Desperate phone calls to my GP and several trips to a respiratory specialist always ended in the ‘it’s likely that you have anxiety’ diagnosis. My specialist is a top respiratory consultant who told me that ‘Covid-19 defied respiratory medicine’ yet that ‘my lungs appeared normal’. Of course I began experiencing anxiety because doctors wouldn’t believe me and kept telling me that I had anxiety. How could anxiety be their diagnosis for me not being able to walk for five minutes without panting?
A Christmas miracle
I finally found a respiratory specialist that was experienced in treating ‘long-Covid’ patients: Dr William Man, the head of Royal Brompton’s Chest Clinic. On 18 December, we spoke for one and a half hours. I sobbed after the call, like the end of a war cry, with the greatest relief and deepest gratitude.
Dr Man connected me with the best cardio-respiratory physiotherapist – Karen Dobson from Air Physiotherapy. I’m receiving the same treatment given to people who have lung disease. It’s been a game changer.
It turns out that my yogic breathwork was the best thing I could have done in March, but the worst thing I could do for ‘long-Covid’, due to expelling too much CO2. Karen explained that I had a ‘dysfunctional breathing pattern’. Covid changes a part of the brain (the medulla – or breathing centre), which changed my CO2 levels, as a result from experiencing low oxygen levels in March from Covid-related pneumonia.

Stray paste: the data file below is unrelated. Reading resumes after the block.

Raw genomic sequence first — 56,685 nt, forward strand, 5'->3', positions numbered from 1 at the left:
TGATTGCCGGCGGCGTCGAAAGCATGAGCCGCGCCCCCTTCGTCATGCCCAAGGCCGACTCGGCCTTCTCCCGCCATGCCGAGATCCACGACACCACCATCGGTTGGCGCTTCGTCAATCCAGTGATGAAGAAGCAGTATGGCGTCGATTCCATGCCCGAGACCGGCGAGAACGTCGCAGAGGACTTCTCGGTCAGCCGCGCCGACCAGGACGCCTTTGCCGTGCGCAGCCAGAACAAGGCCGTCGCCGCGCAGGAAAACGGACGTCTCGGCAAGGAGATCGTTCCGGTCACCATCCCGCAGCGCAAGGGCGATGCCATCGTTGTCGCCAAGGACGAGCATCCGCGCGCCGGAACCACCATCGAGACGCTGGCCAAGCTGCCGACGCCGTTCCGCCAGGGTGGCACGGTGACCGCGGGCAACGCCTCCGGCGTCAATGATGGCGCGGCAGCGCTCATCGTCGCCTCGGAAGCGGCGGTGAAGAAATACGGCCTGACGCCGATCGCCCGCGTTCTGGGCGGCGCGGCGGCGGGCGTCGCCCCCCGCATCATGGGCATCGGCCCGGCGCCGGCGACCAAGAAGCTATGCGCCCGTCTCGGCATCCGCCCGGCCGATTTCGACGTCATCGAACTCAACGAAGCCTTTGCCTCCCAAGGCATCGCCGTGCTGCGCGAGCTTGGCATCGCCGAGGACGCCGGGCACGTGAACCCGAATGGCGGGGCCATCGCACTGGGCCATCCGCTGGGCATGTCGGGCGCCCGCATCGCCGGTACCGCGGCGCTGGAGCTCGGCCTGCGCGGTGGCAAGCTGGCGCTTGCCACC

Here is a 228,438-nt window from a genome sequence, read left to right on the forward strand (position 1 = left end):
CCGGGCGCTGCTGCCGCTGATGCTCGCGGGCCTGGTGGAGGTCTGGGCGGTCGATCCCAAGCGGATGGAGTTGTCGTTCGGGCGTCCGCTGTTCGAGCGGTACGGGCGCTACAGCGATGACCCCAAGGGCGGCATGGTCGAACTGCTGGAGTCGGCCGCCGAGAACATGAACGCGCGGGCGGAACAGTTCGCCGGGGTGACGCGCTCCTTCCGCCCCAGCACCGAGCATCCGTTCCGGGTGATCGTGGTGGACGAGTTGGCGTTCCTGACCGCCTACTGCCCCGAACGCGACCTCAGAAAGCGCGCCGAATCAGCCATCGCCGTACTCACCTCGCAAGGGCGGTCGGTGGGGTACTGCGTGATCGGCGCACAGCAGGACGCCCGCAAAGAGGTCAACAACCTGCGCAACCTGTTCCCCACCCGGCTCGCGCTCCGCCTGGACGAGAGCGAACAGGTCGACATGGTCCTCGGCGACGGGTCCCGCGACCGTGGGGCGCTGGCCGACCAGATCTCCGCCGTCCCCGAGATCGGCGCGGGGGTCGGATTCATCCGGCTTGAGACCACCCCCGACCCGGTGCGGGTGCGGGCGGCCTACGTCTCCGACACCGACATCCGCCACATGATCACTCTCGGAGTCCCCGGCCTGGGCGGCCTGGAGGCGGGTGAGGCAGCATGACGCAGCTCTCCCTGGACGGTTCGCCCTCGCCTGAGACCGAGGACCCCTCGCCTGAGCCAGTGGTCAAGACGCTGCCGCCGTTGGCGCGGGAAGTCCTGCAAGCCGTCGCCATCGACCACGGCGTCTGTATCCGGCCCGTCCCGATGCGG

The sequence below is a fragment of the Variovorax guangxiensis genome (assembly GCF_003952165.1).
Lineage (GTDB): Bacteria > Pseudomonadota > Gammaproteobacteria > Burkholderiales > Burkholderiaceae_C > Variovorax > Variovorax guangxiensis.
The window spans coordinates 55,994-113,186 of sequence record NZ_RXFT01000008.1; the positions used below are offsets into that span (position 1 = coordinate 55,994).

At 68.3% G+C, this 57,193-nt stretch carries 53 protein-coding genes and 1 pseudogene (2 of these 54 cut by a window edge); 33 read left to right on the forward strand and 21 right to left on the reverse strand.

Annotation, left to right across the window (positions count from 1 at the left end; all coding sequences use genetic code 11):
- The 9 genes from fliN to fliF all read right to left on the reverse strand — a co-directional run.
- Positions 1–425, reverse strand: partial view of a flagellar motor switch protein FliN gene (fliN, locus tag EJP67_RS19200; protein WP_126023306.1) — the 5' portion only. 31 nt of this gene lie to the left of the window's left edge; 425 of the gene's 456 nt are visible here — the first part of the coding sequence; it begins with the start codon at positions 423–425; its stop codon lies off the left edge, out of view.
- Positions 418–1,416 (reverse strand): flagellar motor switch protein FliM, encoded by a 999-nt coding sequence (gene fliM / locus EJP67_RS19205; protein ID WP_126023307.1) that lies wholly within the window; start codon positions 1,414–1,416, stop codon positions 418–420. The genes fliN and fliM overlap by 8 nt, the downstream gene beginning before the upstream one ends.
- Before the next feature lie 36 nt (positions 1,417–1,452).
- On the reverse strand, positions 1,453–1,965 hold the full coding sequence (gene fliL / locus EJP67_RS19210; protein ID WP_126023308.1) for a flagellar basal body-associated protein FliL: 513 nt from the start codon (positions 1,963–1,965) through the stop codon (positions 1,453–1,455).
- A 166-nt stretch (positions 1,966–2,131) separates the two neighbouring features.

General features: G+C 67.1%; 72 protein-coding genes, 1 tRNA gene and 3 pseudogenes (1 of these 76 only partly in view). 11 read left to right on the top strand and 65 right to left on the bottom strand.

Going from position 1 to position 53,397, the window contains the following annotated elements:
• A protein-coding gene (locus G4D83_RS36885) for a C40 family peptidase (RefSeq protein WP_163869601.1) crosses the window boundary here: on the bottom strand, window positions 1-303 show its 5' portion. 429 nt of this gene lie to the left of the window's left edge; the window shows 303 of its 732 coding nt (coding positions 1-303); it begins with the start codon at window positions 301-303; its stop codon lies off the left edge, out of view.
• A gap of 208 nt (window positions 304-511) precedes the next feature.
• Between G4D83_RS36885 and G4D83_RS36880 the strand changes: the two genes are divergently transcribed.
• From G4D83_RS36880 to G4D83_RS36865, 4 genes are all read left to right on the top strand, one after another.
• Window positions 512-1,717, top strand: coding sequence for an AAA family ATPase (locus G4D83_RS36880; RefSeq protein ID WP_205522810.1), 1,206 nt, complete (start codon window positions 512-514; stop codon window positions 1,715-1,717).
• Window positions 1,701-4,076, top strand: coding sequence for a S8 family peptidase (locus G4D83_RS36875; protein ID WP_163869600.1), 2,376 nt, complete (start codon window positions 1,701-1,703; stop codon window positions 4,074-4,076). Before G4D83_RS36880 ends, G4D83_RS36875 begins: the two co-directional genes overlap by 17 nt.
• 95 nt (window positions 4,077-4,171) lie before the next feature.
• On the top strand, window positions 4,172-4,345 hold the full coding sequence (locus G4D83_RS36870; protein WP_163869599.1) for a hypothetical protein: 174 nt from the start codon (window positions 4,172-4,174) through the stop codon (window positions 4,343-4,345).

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Differentiating Covid vs ‘long-Covid’
The best analogy I can think of is this…
Covid was like having a tornado ripping through my lungs whilst shoving me underwater so that I couldn’t breathe. Plus, the other symptoms that come with it such as fever, fatigue and a loss of taste and smell.
’Long-Covid’ is an unpredictable tornado of a different magnitude, returning unexpectedly to rip through my lungs whenever I walk or talk for longer periods of time, but this time, I’m no longer underwater.
The thing about having ‘long-Covid’ is that it’s not as visual as someone who has Covid. No one would ever think I’m ill from looking at me, but they cannot see the firestorm that I feel in my lungs.
What life is like with ‘long-Covid’ now
Having ‘long-Covid’ today feels like waking up with a battery life of 20% rather than 100%. I feel as though over time, my battery increases by an additional 10% each month – unless I relapse, then it diminishes to 5%. Many ‘long haulers’ report feeling as though they are like an elderly person, which I can relate to. Normally, your ‘energy battery’ might recharge with some rest and nourishing food, yet with ‘long haulers’ it doesn’t – and scientists are trying to work out why.